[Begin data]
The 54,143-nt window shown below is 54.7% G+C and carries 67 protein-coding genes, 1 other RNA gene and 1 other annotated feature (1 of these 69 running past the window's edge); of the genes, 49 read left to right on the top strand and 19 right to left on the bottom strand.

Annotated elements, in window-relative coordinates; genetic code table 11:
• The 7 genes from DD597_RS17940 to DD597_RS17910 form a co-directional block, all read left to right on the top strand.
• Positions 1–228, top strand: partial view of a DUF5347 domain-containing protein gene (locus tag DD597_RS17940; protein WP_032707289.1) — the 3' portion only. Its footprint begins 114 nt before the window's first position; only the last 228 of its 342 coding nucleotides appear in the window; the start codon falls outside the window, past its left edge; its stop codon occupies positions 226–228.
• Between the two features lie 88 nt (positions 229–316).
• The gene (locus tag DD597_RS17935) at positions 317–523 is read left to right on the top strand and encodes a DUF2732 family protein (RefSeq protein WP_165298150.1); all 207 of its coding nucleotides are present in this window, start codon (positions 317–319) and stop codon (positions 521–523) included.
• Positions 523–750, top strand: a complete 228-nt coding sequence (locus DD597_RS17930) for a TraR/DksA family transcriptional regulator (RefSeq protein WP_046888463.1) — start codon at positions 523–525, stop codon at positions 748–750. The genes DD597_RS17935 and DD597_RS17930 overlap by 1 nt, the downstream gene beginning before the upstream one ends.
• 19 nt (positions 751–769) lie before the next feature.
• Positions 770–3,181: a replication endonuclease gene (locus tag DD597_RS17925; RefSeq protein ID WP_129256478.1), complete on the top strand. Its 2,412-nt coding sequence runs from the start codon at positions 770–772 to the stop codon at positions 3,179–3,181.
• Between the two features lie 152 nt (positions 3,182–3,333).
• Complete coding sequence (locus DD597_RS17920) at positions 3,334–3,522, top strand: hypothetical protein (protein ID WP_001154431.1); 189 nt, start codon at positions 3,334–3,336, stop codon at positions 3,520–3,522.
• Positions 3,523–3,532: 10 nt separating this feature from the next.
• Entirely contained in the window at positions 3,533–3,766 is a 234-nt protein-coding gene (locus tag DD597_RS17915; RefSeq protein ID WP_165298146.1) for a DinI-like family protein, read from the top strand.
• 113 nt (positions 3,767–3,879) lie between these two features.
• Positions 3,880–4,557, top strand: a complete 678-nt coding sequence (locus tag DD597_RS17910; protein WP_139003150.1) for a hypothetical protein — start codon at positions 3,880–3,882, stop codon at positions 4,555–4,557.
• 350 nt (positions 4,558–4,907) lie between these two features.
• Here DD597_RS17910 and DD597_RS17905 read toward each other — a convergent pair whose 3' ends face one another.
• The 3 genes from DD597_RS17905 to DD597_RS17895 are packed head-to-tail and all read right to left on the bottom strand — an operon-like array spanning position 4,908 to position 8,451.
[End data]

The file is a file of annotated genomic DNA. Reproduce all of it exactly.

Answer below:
The 54,143-nt window shown below is 54.7% G+C and carries 67 protein-coding genes, 1 other RNA gene and 1 other annotated feature (1 of these 69 running past the window's edge); of the genes, 49 read left to right on the top strand and 19 right to left on the bottom strand.

Annotated elements, in window-relative coordinates; genetic code table 11:
• The 7 genes from DD597_RS17940 to DD597_RS17910 form a co-directional block, all read left to right on the top strand.
• Positions 1–228, top strand: partial view of a DUF5347 domain-containing protein gene (locus tag DD597_RS17940; protein WP_032707289.1) — the 3' portion only. Its footprint begins 114 nt before the window's first position; only the last 228 of its 342 coding nucleotides appear in the window; the start codon falls outside the window, past its left edge; its stop codon occupies positions 226–228.
• Between the two features lie 88 nt (positions 229–316).
• The gene (locus tag DD597_RS17935) at positions 317–523 is read left to right on the top strand and encodes a DUF2732 family protein (RefSeq protein WP_165298150.1); all 207 of its coding nucleotides are present in this window, start codon (positions 317–319) and stop codon (positions 521–523) included.
• Positions 523–750, top strand: a complete 228-nt coding sequence (locus DD597_RS17930) for a TraR/DksA family transcriptional regulator (RefSeq protein WP_046888463.1) — start codon at positions 523–525, stop codon at positions 748–750. The genes DD597_RS17935 and DD597_RS17930 overlap by 1 nt, the downstream gene beginning before the upstream one ends.
• 19 nt (positions 751–769) lie before the next feature.
• Positions 770–3,181: a replication endonuclease gene (locus tag DD597_RS17925; RefSeq protein ID WP_129256478.1), complete on the top strand. Its 2,412-nt coding sequence runs from the start codon at positions 770–772 to the stop codon at positions 3,179–3,181.
• Between the two features lie 152 nt (positions 3,182–3,333).
• Complete coding sequence (locus DD597_RS17920) at positions 3,334–3,522, top strand: hypothetical protein (protein ID WP_001154431.1); 189 nt, start codon at positions 3,334–3,336, stop codon at positions 3,520–3,522.
• Positions 3,523–3,532: 10 nt separating this feature from the next.
• Entirely contained in the window at positions 3,533–3,766 is a 234-nt protein-coding gene (locus tag DD597_RS17915; RefSeq protein ID WP_165298146.1) for a DinI-like family protein, read from the top strand.
• 113 nt (positions 3,767–3,879) lie between these two features.
• Positions 3,880–4,557, top strand: a complete 678-nt coding sequence (locus tag DD597_RS17910; protein WP_139003150.1) for a hypothetical protein — start codon at positions 3,880–3,882, stop codon at positions 4,555–4,557.
• 350 nt (positions 4,558–4,907) lie between these two features.
• Here DD597_RS17910 and DD597_RS17905 read toward each other — a convergent pair whose 3' ends face one another.
• The 3 genes from DD597_RS17905 to DD597_RS17895 are packed head-to-tail and all read right to left on the bottom strand — an operon-like array spanning position 4,908 to position 8,451.